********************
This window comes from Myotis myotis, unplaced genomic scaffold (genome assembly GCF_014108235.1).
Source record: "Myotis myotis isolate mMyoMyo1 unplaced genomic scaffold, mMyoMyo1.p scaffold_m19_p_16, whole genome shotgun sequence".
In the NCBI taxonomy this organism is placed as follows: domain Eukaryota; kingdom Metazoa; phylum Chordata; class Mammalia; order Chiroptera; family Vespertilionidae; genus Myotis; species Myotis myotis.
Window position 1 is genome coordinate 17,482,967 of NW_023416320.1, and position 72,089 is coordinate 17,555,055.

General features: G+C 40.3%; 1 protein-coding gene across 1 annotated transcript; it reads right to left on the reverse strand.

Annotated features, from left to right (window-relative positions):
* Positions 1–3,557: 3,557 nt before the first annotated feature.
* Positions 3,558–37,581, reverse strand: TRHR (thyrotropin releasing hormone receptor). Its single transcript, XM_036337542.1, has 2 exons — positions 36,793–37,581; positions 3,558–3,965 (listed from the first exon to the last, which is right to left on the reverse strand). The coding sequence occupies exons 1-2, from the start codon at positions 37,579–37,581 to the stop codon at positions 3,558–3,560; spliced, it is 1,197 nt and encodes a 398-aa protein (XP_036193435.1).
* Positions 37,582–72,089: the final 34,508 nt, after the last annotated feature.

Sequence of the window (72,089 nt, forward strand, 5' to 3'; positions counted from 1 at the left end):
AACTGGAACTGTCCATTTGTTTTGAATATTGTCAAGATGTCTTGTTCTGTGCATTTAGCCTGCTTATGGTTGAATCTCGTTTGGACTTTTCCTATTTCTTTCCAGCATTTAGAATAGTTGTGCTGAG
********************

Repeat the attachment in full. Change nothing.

This window comes from Myotis myotis, unplaced genomic scaffold (genome assembly GCF_014108235.1).
Source record: "Myotis myotis isolate mMyoMyo1 unplaced genomic scaffold, mMyoMyo1.p scaffold_m19_p_16, whole genome shotgun sequence".
In the NCBI taxonomy this organism is placed as follows: domain Eukaryota; kingdom Metazoa; phylum Chordata; class Mammalia; order Chiroptera; family Vespertilionidae; genus Myotis; species Myotis myotis.
Window position 1 is genome coordinate 17,482,967 of NW_023416320.1, and position 72,089 is coordinate 17,555,055.

General features: G+C 40.3%; 1 protein-coding gene across 1 annotated transcript; it reads right to left on the reverse strand.

Annotated features, from left to right (window-relative positions):
* Positions 1–3,557: 3,557 nt before the first annotated feature.
* Positions 3,558–37,581, reverse strand: TRHR (thyrotropin releasing hormone receptor). Its single transcript, XM_036337542.1, has 2 exons — positions 36,793–37,581; positions 3,558–3,965 (listed from the first exon to the last, which is right to left on the reverse strand). The coding sequence occupies exons 1-2, from the start codon at positions 37,579–37,581 to the stop codon at positions 3,558–3,560; spliced, it is 1,197 nt and encodes a 398-aa protein (XP_036193435.1).
* Positions 37,582–72,089: the final 34,508 nt, after the last annotated feature.

Sequence of the window (72,089 nt, forward strand, 5' to 3'; positions counted from 1 at the left end):
AACTGGAACTGTCCATTTGTTTTGAATATTGTCAAGATGTCTTGTTCTGTGCATTTAGCCTGCTTATGGTTGAATCTCGTTTGGACTTTTCCTATTTCTTTCCAGCATTTAGAATAGTTGTGCTGAG